CHICAGO – The Securities and Exchange Commission is not pursuing the idea of imposing a three-strikes-and-you’re-out system for issuers with disclosure failures, like the one floated last week by an SEC commissioner, John Cross, the director of the SEC’s Office of Municipal Securities said here on Thursday.
Cross said that comments made by SEC Commissioner Elisse Walter at The Bond Buyer’s annual California Public Finance Conference on Oct. 19 were designed to call attention to ongoing failures by issuers to file timely, accurate and complete secondary market disclosures.
“It was a provocative comment that was aimed at highlighting challenges and weaknesses in the current system of continuing disclosure,” Cross said during a panel session at the National Association of Bond Lawyers’ Bond Attorney’s Workshop.
He noted that the SEC’s July 31 report on the municipal market included “a lot of data about significant percentages of issuers who do great on their primary offerings and then don’t …. pay any attention to the continuing disclosure aspect.”
Walter said during the conference, which was held in San Francisco, that “she is ready right now” to consider alternative methods to improve secondary market disclosure if the SEC does obtain legislative authority to set disclosure standards for issuers.
She said the SEC could consider rule changes that would prohibit dealers from underwriting bonds if an issuer had failed three times to meet its continuing disclosure obligations.
But Cross said the SEC isn’t moving in that direction.
“Is that a rule we are actively working on? No,” said Cross.
Cross was among five panelists who mostly discussed disclosure issues, including the SEC’s request, made in its report, for legislative authority to set the timing and content of issuers’ continuing disclosures.
Cross said the current regulatory system, in which the SEC regulates issuers’ disclosures indirectly through dealers, is “awkward” and “tortured.”
The SEC’s Rule 15c2-12 requires dealers, before underwriting bonds, to determine if the issuer has agreed in writing to disclose annual financial and operating information as well as certain events when they occur.
Cross said the recommendations in the SEC’s muni report are not radical or extreme. The report does not recommend “super-detailed, corporate style” disclosure guidelines, but rather “baseline standards” that would be designed to be applicable to a wide variety of issuers, he said.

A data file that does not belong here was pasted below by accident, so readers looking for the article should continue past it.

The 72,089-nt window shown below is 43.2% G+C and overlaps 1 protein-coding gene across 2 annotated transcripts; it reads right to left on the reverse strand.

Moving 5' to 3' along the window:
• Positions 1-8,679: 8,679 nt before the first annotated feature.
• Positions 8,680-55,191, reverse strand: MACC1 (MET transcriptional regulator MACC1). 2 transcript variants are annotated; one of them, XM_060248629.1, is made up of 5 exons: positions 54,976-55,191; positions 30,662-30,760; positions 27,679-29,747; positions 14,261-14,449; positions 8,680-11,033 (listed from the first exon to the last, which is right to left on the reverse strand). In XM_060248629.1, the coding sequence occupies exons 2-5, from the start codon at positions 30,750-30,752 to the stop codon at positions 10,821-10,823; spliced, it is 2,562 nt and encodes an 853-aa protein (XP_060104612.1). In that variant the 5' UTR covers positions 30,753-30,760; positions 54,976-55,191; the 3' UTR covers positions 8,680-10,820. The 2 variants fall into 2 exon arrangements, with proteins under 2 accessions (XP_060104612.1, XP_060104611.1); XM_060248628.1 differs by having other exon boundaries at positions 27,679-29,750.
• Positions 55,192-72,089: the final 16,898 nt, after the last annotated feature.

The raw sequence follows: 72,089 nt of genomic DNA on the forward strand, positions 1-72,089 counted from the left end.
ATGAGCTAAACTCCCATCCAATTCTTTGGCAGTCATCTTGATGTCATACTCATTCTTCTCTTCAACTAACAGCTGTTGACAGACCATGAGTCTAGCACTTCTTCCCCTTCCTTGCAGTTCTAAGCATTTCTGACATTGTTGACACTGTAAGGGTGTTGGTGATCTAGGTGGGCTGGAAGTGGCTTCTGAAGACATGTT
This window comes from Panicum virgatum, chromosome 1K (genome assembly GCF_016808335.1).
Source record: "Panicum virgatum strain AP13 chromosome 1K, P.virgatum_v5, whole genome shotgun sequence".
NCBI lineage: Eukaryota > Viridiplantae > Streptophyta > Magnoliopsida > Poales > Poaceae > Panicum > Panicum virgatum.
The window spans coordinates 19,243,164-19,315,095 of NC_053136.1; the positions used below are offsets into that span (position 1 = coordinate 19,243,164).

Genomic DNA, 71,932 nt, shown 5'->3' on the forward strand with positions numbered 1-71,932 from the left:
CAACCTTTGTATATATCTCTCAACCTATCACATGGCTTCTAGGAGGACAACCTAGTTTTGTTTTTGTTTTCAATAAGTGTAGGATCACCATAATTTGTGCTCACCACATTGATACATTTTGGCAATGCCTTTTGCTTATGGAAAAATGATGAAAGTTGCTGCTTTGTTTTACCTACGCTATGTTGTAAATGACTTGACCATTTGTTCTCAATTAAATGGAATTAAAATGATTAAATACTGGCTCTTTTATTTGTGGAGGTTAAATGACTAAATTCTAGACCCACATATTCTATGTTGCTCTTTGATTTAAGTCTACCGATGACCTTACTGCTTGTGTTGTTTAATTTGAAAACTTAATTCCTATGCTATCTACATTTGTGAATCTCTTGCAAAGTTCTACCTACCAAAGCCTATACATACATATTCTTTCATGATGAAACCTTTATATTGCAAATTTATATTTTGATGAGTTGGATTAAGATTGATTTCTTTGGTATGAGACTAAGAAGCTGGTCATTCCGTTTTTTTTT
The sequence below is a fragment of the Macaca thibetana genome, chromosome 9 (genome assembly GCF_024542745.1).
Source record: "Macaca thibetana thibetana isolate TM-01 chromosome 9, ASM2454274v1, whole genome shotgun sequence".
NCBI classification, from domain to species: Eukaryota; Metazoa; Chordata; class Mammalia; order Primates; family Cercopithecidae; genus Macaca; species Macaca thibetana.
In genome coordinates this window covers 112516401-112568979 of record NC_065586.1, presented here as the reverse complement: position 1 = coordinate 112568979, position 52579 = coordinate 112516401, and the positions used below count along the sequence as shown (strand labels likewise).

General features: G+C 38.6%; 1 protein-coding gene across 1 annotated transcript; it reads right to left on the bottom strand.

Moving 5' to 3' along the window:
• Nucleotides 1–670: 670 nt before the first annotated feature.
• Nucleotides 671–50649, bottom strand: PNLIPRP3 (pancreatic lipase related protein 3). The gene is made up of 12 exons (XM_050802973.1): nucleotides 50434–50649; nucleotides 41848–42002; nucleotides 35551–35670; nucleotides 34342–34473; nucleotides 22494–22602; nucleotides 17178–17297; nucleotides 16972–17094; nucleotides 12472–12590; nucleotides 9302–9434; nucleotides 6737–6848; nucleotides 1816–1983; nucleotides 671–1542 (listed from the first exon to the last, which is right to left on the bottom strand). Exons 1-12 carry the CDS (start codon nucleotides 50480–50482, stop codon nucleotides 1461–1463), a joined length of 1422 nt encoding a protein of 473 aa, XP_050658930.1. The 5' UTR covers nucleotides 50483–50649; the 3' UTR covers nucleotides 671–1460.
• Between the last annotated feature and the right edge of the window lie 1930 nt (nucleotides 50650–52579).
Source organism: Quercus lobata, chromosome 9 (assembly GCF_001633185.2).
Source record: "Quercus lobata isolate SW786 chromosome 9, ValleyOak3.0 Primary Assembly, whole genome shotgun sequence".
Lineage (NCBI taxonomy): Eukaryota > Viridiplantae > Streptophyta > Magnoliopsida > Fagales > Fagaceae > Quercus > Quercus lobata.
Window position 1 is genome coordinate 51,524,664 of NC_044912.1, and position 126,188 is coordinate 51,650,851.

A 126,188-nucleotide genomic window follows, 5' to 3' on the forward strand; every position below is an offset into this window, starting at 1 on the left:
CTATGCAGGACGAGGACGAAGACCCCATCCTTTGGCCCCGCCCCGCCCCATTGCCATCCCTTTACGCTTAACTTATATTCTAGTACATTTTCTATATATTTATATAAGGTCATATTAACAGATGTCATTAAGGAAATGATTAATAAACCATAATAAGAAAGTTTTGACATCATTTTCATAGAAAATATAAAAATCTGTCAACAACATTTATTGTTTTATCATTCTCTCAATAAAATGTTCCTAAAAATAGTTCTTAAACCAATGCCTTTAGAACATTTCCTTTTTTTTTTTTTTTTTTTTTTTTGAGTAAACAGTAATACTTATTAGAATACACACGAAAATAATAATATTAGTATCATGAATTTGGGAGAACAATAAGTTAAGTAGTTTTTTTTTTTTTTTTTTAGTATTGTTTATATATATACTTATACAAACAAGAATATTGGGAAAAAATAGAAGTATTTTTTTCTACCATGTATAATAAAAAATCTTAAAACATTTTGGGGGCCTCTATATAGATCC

Panelist Dave Sanchez, another lawyer in the SEC’s muni office, said baseline secondary disclosure standards would give issuers “additional markers” to help them identify the material information they need to report, and make it easier for issuers and regulators to determine whether they violated rules.
Another panelist, Joseph E. Smith, an attorney at law firm Maynard Cooper & Gale PC in Birmingham, Ala., said baseline disclosure standards could be valuable to some small issuers, like rural school districts. Unlike states and other large governments, small issuers often have limited interaction with rating agencies, underwriters and other market participants. As a result, they might not know all the types of information they should include in continuing disclosures, he said.
“If properly crafted, I feel like baseline disclosures could be a great aid to smaller issuers,” Smith said. “If there were a clear articulation of what was expected for them, it might actually be helpful for some small issuers.”
Panelist Marc Greenough, an attorney from Seattle, Wash., with Foster Pepper PLLC, said smaller issuers might struggle to comply with baseline disclosure standards. He noted that governments in Washington state are required under state law to have financial information audited annually by a state auditor. As a result, issuers can’t file annual disclosures with the Municipal Securities Rulemaking Board until the audits are complete.
If the SEC sets a filing deadline, issuers might need to hire a second auditor to complete the job sooner, he suggested. That expense might not justify the benefits of tax-exempt financing and might lead some issuers to turn increasingly to direct loans from local banks, Greenough said.
Cross noted that the SEC’s report was initially a staff report, but became a commission report and was signed by all five commissioners.
That’s significant, Cross said. “It suggests pretty notable or strong consensus on the general approach.”